Blame flung in train fight
There was politics at peak hour in NSW this week as an industrial relations stoush led to cancelled train services.
Sydney's trains have started running again after a day of chaos and disruption for commuters, with negotiations between the rail union and government leading to the network being shut down.
The transport union claims the New South Wales government chose to shut down services despite an agreement reached over the weekend that meant full strike action would not be taken.
The NSW Government insisted workers were on strike, and blamed its Labor opposition for instigating the action, but the workers said they turned up to work on Monday and found themselves locked out.
Services across the state, including routes connecting Sydney to the Blue Mountains, the south coast and Newcastle, were disrupted. Some buses were put on, but many commuters still had no options or were left with significantly increased travel times.
NSW transport minister David Elliott accused the Rail, Tram and Bus Union (RTBU) of “hijacking the city” with “terrorist-like activity”.
The state government chose to shut down services because it felt the union’s planned industrial action made the rail network unsafe. The union said its plans were for industrial action that only transport managers would have noticed, not a full strike.
NSW Premier Dominic Perrotet repeatedly referenced “safety” issues if the trains were allowed to run. When pushed, Mr Perrottet was unable to detail the safety risk that had been so alarming.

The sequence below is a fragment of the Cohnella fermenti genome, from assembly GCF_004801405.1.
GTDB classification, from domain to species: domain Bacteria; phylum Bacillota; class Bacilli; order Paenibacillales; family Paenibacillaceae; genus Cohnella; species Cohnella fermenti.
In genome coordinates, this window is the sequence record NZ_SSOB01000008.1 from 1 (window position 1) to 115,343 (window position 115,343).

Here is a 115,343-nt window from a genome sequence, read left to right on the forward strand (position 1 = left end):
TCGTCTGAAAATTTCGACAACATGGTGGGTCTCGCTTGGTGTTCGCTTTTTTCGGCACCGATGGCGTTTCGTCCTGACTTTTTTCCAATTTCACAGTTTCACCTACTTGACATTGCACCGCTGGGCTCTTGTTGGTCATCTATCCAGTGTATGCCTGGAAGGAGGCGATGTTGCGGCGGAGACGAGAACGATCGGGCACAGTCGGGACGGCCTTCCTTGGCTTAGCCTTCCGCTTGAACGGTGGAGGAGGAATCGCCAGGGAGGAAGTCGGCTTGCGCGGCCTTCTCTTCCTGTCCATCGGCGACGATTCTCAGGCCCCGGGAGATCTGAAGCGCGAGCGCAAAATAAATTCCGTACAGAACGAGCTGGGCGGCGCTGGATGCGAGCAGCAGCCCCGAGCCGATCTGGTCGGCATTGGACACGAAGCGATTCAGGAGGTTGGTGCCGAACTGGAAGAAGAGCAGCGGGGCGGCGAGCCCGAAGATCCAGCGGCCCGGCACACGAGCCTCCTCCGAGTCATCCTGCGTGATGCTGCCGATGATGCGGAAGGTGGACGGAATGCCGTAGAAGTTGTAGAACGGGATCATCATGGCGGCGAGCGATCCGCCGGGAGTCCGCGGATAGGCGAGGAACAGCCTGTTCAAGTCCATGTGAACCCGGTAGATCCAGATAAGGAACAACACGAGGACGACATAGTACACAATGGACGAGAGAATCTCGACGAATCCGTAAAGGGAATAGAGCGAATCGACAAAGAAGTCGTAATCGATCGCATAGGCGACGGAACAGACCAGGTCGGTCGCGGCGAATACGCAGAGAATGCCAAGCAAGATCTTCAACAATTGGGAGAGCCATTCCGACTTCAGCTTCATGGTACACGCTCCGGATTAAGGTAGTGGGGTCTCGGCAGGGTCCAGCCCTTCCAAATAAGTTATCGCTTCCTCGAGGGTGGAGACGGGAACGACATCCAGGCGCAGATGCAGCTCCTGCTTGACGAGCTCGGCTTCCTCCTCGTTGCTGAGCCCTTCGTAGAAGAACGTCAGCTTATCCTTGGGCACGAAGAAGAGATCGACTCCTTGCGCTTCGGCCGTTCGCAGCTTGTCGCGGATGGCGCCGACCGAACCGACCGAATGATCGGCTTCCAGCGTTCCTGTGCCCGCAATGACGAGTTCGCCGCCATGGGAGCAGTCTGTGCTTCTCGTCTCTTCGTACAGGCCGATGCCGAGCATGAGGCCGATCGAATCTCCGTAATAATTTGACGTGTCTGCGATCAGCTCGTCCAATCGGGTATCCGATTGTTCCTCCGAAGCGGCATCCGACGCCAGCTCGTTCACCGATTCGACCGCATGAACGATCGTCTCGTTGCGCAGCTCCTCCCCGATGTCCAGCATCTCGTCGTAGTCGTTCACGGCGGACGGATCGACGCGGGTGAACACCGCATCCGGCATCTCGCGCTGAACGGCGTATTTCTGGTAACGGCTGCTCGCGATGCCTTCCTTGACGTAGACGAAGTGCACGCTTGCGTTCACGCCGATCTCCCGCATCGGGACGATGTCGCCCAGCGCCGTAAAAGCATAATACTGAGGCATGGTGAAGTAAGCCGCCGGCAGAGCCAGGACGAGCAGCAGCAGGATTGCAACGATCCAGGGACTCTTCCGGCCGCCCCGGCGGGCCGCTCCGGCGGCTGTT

The industrial dispute between government and union has been ongoing for months, and has already seen the RTBU engage in protected stop work actions.
Much of the debate has been over pay conditions and concerns about privatisation.
On Saturday, the government asked the Fair Work Commission to block the union from taking action. Negotiations before the commission over the weekend reportedly ended in an agreement on Saturday night.
That agreement was for the union to drop some planned industrial action including an overtime ban and for members to only work to a “master roster”; working only their set shifts without changes.
But NSW industrial relations minister, Damien Tudehope, claimed on Monday that the union “walked away” from the deal.
“In those circumstances, with the work practices being put in place and the withdrawal of services in the way that they were outlined by the union, Sydney Trains took the view that we could not properly, reliably and safely operate Sydney trains,” he said.
The union said the government did not understand what it had agreed to.
Mr Elliot later conceded there had been some “misinterpretation” of Saturday’s deal on the part of the government.
He says the matter is now before the Industrial Relations Commission.
The RTBU says an agreement was struck to resume service at a reduced capacity this week.